NPR News

Fake Bike Helmets: Cheap But Dangerous

Sep 16, 2018

Forget the fake Rolex watches sold on street corners. These days, most counterfeits are sold over the Internet, right into your home. And some of them could seriously hurt you.

Take bicycle helmets. If you don't use one, you probably have a child or relative who does. Bike helmets are meant to protect us if we ever have a serious fall.

An Ancient Ballgame Makes A Comeback In Mexico

Sep 16, 2018

Drums rumble between the stone walls lining the court. An ancient ritual is underway. The smell of incense wafts across the concrete, as wiry men and a woman wearing leather waist wraps and headbands volley a ball back and forth. They use only their hip bone to hit it.

Emmanuel Kalakot tilts his head back and blows into a conch shell horn. The sound echoes off the brick walls of the apartment complex next door. For an instant, this doesn't really feel like 2018.

A swimmer has died after being bitten by a shark in the waters off Wellfleet, Mass., in what appears to be the state's first fatal shark attack in more than 80 years.

The attack occurred on Saturday near Newcomb Hollow Beach on Cape Cod. Wellfleet Police Lt. Michael Hurley told The Associated Press that the victim was a man in his mid-20s, but his identity has not been disclosed.

Updated 6:24 a.m. ET Sunday

Typhoon Mangkhut made landfall in southern China's Guangdong province Sunday evening, after ripping through the Philippines and Hong Kong earlier.

Wind speeds hit 100 mph as the storm reached the city of Taishan in Guangdong at 5 p.m. local time, The Associated Press reported.

The storm passed by Hong Kong earlier, which "dodged a direct hit," according to the BBC, yet at least 111 people were reportedly injured in the territory.

To Manage Dementia Well, Start With The Caregivers

Sep 15, 2018

When Kate Sieloff's husband, Karl, began acting strange, she didn't know where to turn. Her hard-working, affectionate spouse was suddenly having fits of anger and aggression. He stopped paying the bills. Karl, 56 at the time, was an engineer at General Motors, where he'd worked for more than 40 years. But some days he didn't even show up for work, finding it too hard to get out of bed.

The attorneys general of Maryland and the District of Columbia want the legal authority to get any communications between President Trump and officials of foreign or U.S. state governments pertaining to his Trump International Hotel near the White House.

The proposal is one of several for "document discovery" in the historic civil suit against the president. As plaintiffs, D.C. Attorney General Karl Racine and Maryland Attorney General Brian Frosh can seek documents to bolster their complaints. They made their proposals Friday in a filing in U.S. District Court in Greenbelt, Md.

The Trump administration has confirmed it will no longer fund peace-building programs for Palestinians and Israelis — including an interfaith youth program and a project for children with disabilities.

It's the latest in a series of announcements of the U.S. cutting hundreds of millions of dollars for Palestinians, with the aim of pressuring Palestinian leaders to cooperate with U.S. efforts to broker a peace deal with Israel.

Some Chicago drivers who have had their cars towed got a little victory this week after the Illinois Commerce Commission, a state oversight agency, revoked the license of Lincoln Towing Service.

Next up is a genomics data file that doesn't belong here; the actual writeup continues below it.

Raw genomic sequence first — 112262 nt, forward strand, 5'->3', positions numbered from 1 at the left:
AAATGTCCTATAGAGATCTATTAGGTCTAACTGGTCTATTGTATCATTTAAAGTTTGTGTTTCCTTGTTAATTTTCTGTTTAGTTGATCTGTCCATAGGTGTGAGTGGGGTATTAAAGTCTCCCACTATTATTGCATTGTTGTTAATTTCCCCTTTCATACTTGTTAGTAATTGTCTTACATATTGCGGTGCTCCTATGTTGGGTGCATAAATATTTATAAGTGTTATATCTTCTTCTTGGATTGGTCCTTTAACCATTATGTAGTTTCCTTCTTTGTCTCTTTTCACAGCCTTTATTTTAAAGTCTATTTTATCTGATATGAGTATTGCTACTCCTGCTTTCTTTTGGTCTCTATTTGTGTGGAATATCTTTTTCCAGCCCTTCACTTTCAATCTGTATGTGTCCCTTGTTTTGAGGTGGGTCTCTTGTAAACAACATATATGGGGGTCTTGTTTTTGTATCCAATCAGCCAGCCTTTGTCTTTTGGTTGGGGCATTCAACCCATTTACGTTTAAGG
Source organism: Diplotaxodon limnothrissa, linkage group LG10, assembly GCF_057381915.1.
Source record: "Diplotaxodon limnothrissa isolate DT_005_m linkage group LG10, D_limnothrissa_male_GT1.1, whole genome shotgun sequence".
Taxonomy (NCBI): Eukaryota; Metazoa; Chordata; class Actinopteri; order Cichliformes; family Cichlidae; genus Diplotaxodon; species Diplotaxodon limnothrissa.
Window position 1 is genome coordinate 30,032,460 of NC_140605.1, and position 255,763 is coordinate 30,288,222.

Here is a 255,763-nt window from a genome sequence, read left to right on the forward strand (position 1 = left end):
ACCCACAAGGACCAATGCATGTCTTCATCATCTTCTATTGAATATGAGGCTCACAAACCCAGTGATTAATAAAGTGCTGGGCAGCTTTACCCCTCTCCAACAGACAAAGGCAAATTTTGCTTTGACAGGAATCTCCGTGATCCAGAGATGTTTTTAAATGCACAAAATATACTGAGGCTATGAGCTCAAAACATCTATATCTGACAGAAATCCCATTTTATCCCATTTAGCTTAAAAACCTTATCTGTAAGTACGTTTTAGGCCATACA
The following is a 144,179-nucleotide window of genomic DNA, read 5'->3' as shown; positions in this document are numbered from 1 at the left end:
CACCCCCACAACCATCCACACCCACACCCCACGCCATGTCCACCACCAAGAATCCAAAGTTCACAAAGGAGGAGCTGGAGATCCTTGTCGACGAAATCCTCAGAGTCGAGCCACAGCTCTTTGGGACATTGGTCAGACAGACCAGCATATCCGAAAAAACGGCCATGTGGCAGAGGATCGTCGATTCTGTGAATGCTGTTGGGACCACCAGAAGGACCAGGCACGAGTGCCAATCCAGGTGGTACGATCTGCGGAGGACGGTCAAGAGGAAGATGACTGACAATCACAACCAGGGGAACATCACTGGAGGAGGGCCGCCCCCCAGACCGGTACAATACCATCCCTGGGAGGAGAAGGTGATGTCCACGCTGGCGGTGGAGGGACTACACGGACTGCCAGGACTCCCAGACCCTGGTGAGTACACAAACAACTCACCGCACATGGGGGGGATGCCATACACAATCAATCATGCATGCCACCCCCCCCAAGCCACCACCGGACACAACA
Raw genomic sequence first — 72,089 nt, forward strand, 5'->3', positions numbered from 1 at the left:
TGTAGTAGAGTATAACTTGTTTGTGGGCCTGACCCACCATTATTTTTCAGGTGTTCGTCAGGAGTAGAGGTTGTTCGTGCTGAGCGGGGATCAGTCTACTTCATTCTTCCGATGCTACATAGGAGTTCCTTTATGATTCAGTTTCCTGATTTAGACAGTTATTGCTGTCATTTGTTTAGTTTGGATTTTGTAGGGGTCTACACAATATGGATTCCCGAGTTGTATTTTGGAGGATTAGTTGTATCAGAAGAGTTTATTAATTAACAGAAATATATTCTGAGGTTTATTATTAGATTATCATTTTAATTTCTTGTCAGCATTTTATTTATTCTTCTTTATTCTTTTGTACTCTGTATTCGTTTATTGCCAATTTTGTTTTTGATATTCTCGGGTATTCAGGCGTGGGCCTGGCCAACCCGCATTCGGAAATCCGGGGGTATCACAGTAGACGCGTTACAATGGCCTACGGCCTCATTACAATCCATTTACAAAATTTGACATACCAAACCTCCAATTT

The Rocky Flats National Wildlife Refuge sits on more than 5,000 acres of trees, wetlands and pristine rolling prairie about 16 miles northwest of Denver. It hosts 239 migratory and resident species, from falcons and elk to the threatened Preble's meadow jumping mouse.

It also used to be the site of a federal nuclear weapons facility — and it's reopening to the public this weekend.

This week in the Russia investigation: Paul Manafort turns state's evidence ... what will he tell the government?

St. Paul

After a long career as an advocate for political animals of nearly every kind across the world, Paul Manafort is now going to work for the United States government.

I miss Bill Cunningham. There. I said it. I miss opening the Thursday and Sunday pages of the New York Times and seeing a whole cross-section of humanity, courtesy of Cunningham's photos, that had become a documentation of how New Yorkers lived and what they wore.

The new school year marches on, and so does our weekly roundup.

Tropical Storm Florence closes schools in the Carolinas

Lawanda Jones' house near Myrtle Beach, S.C., is next to a large, lovely tree. Earlier this week, as Jones listened to the evacuation orders and hurricane warnings piling up, she looked at that tree and thought: what if it falls?

On Friday afternoon, Jones stood outside Conway High School, a Red Cross shelter and, on drier days, home of the Tigers. She and her family have been staying at the shelter since Tuesday and, although it's crowded and difficult to sleep among strangers, she said she's glad she evacuated early.

Three years after suspending Russia's anti-doping agency for enabling athletes to cheat in the Olympics, a committee of the World Anti-Doping Agency has recommended it be reinstated.

The first potential trial of the six lawsuits over the hotly contested 2020 census citizenship question could kick off the day before voters head to the polls for the upcoming midterm elections.

During a court hearing at Manhattan federal court on Friday, U.S. District Judge Jesse Furman set the tentative start date for Nov. 5, adding that his "strong instinct" is that the two cases before him require a courtroom trial before he can issue a ruling.

It was the summer of 2013 and Daniel Handel had just moved to Rwanda. He was unpacking boxes in his new house, when his wife walked over with her laptop and said, 'You have to listen to this radio story!' The piece she played him was by NPR's Planet Money team, and it profiled a charity that was testing a bold idea: Instead of giving people in poor countries, say, livestock or job training to help improve their standard of living, why not just give them cash and let them decide how best to spend it?